Designed for the iPad and iPhone, Tinybop’s The Robot Factory app lets children create, test, and collect robots. They can build with exoskeletons, zephyr mechanisms, hydrostatic tentacles, machinos locomotors,G-Force mixers, and more.
They can make any robot they can imagine—robot cats, robot samurais, robot
spies—from 100 parts. They can record their own robot sounds and test their
robots to see if they will walk, run, hop, dance, and fly. They can try out
physics-driven robot parts in real-world situations and swap them out for
different results. Each child can create and save their robots in their
showroom and keep an eye on them, day or night. There are no in-app purchases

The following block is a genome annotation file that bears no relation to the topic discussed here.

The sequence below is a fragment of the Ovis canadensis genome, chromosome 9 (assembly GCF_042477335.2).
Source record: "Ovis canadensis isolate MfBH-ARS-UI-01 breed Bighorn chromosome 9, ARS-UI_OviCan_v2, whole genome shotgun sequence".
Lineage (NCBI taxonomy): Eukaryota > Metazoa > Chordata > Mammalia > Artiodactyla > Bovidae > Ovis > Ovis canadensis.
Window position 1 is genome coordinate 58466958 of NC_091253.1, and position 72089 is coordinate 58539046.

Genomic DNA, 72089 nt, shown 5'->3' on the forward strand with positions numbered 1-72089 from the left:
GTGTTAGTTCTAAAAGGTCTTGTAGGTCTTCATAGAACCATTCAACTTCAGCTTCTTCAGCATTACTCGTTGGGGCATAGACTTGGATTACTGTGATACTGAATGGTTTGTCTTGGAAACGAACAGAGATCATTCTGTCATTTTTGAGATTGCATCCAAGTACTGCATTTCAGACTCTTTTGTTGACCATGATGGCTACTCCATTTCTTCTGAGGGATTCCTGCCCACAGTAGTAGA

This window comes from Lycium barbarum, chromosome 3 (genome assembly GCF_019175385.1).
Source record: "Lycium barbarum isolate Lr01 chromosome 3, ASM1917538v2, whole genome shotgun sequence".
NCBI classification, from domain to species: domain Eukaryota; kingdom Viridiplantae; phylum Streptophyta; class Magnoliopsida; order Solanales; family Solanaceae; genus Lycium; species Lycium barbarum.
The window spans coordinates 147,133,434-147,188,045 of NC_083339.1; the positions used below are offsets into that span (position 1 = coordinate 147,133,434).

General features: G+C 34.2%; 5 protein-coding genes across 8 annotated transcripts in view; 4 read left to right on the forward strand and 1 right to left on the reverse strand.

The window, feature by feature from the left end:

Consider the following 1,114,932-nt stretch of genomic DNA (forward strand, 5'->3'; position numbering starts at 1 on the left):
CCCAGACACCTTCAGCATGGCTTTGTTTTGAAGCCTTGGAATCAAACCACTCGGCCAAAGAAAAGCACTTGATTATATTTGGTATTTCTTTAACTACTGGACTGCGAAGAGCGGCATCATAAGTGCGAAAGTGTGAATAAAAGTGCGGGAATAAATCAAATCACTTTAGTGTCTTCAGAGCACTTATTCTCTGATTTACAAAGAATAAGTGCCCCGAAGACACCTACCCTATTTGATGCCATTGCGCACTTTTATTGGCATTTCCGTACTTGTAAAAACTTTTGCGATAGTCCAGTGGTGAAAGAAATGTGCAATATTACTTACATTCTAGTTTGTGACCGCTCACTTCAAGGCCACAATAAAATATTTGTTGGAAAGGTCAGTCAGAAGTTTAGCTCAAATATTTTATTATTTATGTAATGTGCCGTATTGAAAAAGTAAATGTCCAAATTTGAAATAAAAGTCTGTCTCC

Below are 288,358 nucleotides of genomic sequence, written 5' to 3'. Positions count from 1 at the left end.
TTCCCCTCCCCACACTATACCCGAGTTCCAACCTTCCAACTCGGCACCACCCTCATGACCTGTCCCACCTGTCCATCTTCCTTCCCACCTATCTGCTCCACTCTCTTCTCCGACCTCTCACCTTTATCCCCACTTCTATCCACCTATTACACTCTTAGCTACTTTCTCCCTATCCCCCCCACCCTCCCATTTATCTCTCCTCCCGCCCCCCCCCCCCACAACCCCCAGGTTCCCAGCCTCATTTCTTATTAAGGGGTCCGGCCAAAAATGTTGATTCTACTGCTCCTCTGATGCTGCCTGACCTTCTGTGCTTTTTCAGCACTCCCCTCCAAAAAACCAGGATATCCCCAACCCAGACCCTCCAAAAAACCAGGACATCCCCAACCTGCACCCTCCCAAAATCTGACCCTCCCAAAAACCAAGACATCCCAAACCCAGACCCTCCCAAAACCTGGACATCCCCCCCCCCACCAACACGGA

or third-party advertising. The Robot Factory Technical Manual,
in the app or on Tinybop’s website, provides a code of ethics and details about
robot parts, gizmos, and tools. Cost:
Cash-strapped teachers know that grants can bring much-needed monies into the classroom to enhance learning experiences and engage students. But teachers often lack the time to prepare and write grant applications. Incorporating the grant application process into your classroom is a viable solution.
Each year we publish blogs and newsletters full of digital learning, funding, professional growth, social media, and STEM resources. Below are items from our blogs and newsletters that educators turned to the most in 2020.
In response to requests for recommendations of antibias children’s books, Social Justice Books has launched the Freedom Reads: Anti-Bias Book Talk video series. Each episode walks viewers through a synopsis of the book, relevant resources, and four to five key points from an antibias, critical literacy perspective.